Ask Dr. H: Heart doesn't stop during a sneeze

Posted: February 20, 2012

Question: Is it true that the reason why people say "God bless you" after someone sneezes is that the heart stops beating?

Answer: Fortunately, the heart doesn't stop when we sneeze. The sneeze reflex is analogous to the cough reflex, in that it's an automatic response to an irritation. The walls of the nasal cavity are irritated, conducting nerve impulses to the brain. The uvula (which hangs down from your upper palate above the tongue) closes off the mouth area from the upper airway so that air is forcefully directed through the nose. However, most adults sneeze through their mouth, not their nose.

Looking at bright light can trigger the sneeze reflex, too, through accidental stimulation of the same nasal nerve receptors involved in the sneeze reflex.

A sneeze is a pretty violent expulsion. It momentarily decreases the flow of blood to the heart. Several hard sneezes may cause a momentary dip in your blood pressure, resulting in a second or two of lightheadedness. But that's not the same thing as your heart stopping. The heart may, however, skip a beat with sneezing. The next time you sneeze, feel your pulse at the wrist and you'll see for yourself.

The origin of "God bless you" reportedly dates back to the time of a plague in Europe. Originally started as a congratulation to the sneezer for expelling evil from his body, it evolved into a papal exhortation to bless the person against the plague. Today, we also say "gesundheit," which is German for "good health."

Did you know that the earliest surviving copyrighted motion picture is of a sneeze? It was made in January 1894 by W.K.L. Dickson, an assistant in Thomas Edison's New Jersey laboratory.

Coach/economy class syndrome

Q: Rapper Heavy D died last November from a fatal blood clot (embolism) to the lung. I read that he developed a blood clot in his leg a few weeks earlier when he was on a long flight between London and Los Angeles. Do you think he was a victim of "coach/economy class syndrome"?

A: I don't have any information on whether or not Heavy D, a talented but obese (344 pounds) musician, was sitting in a cramped seat in coach or a roomier seat in first class.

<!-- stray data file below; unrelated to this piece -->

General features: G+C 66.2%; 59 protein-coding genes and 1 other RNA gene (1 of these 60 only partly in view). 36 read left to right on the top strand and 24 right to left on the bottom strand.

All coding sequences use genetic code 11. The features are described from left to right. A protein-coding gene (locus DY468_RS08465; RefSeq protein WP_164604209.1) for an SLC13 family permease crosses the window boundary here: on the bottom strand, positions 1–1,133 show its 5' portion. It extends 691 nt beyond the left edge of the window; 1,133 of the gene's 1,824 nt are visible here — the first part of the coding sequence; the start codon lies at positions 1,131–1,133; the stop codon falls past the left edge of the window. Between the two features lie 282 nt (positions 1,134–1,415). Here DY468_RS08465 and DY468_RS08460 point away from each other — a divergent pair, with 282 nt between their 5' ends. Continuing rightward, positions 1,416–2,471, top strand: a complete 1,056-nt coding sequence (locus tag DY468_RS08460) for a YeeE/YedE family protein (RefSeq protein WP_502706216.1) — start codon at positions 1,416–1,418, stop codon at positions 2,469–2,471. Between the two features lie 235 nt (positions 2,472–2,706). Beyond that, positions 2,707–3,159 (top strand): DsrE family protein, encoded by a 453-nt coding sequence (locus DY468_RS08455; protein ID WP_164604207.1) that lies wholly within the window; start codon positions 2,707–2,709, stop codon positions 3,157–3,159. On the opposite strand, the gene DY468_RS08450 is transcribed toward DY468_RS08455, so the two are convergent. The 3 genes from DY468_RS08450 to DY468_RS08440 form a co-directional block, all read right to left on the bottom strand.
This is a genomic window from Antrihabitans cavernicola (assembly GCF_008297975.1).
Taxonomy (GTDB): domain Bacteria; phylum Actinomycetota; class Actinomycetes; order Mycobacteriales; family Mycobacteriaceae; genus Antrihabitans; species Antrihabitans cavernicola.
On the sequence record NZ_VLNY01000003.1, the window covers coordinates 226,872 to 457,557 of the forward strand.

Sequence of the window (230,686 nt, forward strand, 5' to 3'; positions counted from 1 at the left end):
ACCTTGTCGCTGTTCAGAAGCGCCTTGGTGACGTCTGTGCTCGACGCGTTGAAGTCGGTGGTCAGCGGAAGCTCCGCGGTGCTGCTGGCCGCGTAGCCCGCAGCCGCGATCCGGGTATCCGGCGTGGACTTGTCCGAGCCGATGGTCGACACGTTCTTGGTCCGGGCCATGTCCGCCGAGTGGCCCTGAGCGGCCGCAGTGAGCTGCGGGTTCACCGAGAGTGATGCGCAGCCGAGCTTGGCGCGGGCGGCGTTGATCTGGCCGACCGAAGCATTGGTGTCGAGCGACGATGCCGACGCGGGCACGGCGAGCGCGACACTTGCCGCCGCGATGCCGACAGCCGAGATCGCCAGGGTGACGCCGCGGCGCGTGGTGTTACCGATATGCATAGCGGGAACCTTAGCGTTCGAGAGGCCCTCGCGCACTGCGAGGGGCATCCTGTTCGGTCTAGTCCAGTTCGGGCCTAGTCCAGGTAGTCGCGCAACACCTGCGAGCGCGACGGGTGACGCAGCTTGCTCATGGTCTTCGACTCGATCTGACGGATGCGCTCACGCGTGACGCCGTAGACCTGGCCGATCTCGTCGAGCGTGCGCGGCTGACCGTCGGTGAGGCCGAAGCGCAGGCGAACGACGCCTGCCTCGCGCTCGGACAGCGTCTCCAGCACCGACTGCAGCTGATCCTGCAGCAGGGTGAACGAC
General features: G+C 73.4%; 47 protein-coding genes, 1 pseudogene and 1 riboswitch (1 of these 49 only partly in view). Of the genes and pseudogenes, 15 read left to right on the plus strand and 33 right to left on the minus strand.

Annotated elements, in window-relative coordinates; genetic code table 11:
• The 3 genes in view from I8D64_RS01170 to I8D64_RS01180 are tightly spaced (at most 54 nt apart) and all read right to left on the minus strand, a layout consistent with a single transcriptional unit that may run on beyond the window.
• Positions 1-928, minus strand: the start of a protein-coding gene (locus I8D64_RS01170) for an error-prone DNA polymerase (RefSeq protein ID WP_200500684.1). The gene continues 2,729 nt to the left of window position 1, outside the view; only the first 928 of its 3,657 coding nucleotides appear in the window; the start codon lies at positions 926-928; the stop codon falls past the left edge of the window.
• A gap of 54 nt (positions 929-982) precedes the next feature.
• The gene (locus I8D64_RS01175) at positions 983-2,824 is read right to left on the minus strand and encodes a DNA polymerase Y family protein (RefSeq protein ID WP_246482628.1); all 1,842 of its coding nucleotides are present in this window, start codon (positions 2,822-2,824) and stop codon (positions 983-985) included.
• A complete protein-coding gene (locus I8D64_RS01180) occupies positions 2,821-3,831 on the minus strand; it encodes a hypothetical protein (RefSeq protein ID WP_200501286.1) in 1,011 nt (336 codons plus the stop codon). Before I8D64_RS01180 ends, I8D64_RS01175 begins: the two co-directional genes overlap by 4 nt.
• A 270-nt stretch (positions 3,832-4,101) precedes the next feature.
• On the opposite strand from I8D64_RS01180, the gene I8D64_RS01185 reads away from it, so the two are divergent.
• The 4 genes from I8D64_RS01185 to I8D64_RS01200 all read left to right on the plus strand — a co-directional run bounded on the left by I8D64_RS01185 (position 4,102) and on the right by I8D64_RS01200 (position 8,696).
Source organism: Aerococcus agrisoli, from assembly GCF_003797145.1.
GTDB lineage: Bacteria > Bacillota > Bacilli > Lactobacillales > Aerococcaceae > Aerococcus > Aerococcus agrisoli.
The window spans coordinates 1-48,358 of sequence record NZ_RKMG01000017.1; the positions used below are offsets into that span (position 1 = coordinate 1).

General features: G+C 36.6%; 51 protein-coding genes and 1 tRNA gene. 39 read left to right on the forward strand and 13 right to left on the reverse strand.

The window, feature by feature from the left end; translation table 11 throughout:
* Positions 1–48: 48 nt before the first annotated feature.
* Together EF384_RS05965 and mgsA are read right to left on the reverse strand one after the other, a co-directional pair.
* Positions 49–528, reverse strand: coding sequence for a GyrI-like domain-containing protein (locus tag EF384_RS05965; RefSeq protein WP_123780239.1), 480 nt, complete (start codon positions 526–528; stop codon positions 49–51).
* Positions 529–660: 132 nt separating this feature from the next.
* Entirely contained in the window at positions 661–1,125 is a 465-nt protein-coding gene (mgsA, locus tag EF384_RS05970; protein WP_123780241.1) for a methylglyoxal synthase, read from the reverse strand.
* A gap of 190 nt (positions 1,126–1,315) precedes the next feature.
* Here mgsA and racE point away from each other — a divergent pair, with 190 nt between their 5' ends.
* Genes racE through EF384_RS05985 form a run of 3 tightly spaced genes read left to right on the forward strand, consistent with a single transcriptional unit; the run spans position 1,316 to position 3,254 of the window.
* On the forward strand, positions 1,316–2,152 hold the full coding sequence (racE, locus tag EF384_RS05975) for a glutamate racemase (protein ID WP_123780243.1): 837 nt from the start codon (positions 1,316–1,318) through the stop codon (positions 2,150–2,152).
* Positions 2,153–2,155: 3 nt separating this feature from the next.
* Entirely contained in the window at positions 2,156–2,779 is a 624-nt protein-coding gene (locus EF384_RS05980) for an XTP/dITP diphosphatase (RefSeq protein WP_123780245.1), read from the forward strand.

It really doesn't matter, because researchers have determined in a recent report in the journal Chest that "coach/economy class syndrome" is a myth.

Even during very long flights, less legroom by itself does not increase one's risk for developing a blood clot.

The greatest risk factor for leg clots is prolonged immobility. Sitting in a window seat, not stretching your legs, and not getting up often to walk around the cabin are much greater risk factors than the leg room difference between economy and first class. Add in the other risk factors for forming a leg clot: obesity; pregnancy; estrogen-based contraceptives; prior history of a leg clot/pulmonary embolism; cancer; recent surgery; and recent trauma. Dehydration and alcohol during flight are not conclusively linked to leg clots.

The best ways to prevent a leg clot are calf stretches, frequent walking around the cabin, sitting in the aisle seat, and the use of below-the-knee graduated compression stockings for flights longer than six hours if you're at higher risk of getting leg clots.

Ask your doctor if he advises taking an extra aspirin before the flight.

Mitchell Hecht specializes in internal medicine. Send questions to him at: "Ask Dr. H.," Box 767787, Atlanta, Ga. 30076. Due to the large volume of mail received, personal replies are not possible.

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